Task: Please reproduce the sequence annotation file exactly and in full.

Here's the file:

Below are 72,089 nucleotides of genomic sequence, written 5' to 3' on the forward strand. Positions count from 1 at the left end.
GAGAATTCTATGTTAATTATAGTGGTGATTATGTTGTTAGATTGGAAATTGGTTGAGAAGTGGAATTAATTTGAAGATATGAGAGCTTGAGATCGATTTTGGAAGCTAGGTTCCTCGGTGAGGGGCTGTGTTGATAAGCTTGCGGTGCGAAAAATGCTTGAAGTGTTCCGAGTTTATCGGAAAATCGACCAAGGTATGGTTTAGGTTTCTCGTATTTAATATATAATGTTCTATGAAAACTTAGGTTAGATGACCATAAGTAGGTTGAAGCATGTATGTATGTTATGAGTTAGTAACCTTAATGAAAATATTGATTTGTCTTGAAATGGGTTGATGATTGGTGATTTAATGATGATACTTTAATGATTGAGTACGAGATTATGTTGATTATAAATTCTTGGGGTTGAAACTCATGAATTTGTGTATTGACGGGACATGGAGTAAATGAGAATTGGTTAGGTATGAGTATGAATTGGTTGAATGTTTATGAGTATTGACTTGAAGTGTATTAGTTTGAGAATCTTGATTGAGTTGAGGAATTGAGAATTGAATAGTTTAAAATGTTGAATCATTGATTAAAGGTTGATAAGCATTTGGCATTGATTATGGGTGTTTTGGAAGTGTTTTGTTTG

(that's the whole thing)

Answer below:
Below are 72,089 nucleotides of genomic sequence, written 5' to 3' on the forward strand. Positions count from 1 at the left end.
GAGAATTCTATGTTAATTATAGTGGTGATTATGTTGTTAGATTGGAAATTGGTTGAGAAGTGGAATTAATTTGAAGATATGAGAGCTTGAGATCGATTTTGGAAGCTAGGTTCCTCGGTGAGGGGCTGTGTTGATAAGCTTGCGGTGCGAAAAATGCTTGAAGTGTTCCGAGTTTATCGGAAAATCGACCAAGGTATGGTTTAGGTTTCTCGTATTTAATATATAATGTTCTATGAAAACTTAGGTTAGATGACCATAAGTAGGTTGAAGCATGTATGTATGTTATGAGTTAGTAACCTTAATGAAAATATTGATTTGTCTTGAAATGGGTTGATGATTGGTGATTTAATGATGATACTTTAATGATTGAGTACGAGATTATGTTGATTATAAATTCTTGGGGTTGAAACTCATGAATTTGTGTATTGACGGGACATGGAGTAAATGAGAATTGGTTAGGTATGAGTATGAATTGGTTGAATGTTTATGAGTATTGACTTGAAGTGTATTAGTTTGAGAATCTTGATTGAGTTGAGGAATTGAGAATTGAATAGTTTAAAATGTTGAATCATTGATTAAAGGTTGATAAGCATTTGGCATTGATTATGGGTGTTTTGGAAGTGTTTTGTTTG